This hard gear post is topical in a way because I've been busy scanning all my transparencies during the past 4 months or so, saving the resultant TIFFs on my LaCie drives, and burning copies unto DVDs. I'm justifiably sick of scanners, of scanning and have had my fill of digitizing.
While I used my reliable Canonscan to scan these slides, I was intrigued by a recent "no name" device which claims to easily convert old 35mm slides and film negatives into digital images. Slides and negatives are placed into a tray that aligns each properly; the touch of a button scans the image instantly. It has a 5MP CMOS sensor that provides 10 bits per color channel for data conversion, and uses fixed focus and automatic exposure control and color balance, resulting in clear digital images without loss of resolution. It can scan images up to 1829 dpi and uses three white LEDs as a back light source. It has a USB cable that plugs into a computer for photo transfers and power.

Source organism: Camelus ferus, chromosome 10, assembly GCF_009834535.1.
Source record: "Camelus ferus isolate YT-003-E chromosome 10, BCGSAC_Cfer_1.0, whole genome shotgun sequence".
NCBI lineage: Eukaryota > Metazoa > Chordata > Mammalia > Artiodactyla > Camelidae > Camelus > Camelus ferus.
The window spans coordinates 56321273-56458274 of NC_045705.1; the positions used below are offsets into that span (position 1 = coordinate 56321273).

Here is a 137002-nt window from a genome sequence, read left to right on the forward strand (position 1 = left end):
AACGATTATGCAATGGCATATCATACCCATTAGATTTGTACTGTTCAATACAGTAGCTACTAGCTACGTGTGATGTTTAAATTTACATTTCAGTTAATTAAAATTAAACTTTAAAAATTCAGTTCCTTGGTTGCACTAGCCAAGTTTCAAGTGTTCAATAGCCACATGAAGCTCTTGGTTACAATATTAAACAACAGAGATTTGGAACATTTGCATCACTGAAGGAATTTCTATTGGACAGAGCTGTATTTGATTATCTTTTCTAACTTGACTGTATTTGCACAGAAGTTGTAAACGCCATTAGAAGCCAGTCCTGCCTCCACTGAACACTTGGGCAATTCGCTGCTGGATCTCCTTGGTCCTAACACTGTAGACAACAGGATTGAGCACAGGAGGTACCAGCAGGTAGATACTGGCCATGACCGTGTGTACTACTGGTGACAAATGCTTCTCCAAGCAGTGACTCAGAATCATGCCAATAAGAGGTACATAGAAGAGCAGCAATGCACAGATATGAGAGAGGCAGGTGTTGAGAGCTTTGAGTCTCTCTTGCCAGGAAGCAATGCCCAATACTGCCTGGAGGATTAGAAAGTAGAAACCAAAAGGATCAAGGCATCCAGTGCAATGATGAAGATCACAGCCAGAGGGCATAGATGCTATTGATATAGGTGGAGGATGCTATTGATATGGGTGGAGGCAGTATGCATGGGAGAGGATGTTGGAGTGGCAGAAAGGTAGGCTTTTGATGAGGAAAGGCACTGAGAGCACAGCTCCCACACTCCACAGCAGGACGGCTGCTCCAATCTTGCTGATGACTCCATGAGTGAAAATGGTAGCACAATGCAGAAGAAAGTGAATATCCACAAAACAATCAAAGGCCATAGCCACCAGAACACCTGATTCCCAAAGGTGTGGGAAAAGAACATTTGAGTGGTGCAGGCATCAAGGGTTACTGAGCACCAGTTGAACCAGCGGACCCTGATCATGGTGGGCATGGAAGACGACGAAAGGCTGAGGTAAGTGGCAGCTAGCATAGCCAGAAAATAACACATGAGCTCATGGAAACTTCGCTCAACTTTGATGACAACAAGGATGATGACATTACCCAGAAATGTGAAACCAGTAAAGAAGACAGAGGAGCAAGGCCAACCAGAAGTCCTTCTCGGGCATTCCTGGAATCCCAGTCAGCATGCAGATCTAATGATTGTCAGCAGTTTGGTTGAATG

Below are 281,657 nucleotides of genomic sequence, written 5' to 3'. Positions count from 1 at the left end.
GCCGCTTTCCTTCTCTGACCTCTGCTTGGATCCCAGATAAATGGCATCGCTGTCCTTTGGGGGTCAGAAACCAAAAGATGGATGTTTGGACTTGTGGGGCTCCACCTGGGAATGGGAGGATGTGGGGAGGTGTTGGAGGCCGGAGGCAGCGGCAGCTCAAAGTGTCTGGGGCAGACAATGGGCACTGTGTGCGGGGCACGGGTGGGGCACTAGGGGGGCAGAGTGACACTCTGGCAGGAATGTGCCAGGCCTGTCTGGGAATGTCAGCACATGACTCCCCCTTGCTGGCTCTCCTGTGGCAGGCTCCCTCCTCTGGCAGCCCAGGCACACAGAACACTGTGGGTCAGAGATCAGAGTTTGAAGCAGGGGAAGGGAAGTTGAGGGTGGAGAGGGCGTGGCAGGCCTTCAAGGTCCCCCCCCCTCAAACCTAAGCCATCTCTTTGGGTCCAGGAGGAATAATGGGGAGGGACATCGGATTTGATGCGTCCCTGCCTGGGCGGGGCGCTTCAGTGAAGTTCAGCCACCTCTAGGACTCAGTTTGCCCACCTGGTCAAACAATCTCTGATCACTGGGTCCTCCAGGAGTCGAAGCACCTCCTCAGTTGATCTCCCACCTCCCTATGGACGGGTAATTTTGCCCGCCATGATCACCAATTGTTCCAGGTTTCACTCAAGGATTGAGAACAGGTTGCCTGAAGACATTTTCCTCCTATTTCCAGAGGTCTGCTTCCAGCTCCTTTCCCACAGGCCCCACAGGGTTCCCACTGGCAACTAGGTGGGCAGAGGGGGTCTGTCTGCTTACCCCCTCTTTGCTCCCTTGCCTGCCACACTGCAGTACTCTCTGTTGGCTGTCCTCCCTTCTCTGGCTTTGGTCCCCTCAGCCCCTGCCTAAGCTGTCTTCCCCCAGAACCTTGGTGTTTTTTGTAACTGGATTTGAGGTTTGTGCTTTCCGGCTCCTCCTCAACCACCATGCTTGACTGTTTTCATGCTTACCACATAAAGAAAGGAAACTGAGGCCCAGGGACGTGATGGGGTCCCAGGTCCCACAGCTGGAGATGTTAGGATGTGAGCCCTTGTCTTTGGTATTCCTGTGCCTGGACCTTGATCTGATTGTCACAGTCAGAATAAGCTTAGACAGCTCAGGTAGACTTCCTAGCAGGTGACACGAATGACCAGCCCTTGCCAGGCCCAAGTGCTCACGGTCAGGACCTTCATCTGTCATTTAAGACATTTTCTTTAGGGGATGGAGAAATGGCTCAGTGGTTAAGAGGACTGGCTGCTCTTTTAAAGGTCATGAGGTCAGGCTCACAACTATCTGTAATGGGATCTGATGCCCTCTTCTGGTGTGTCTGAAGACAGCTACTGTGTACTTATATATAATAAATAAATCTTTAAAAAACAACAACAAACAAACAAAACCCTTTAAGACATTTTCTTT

It sells for less than $100 and might be a viable answer to photographers who decide that it's time to digitize slides or negatives. I suspect that it's painfully slow (I don't buy the 'instantly' in its description) and that its 1829 dpi scans will not satisfy professional or advanced enthusiast. However for less demanding others, this device -which is called a digital picture converter- might be ideal. Why it's not called a scanner? I have no idea.
If it sounds interesting, click here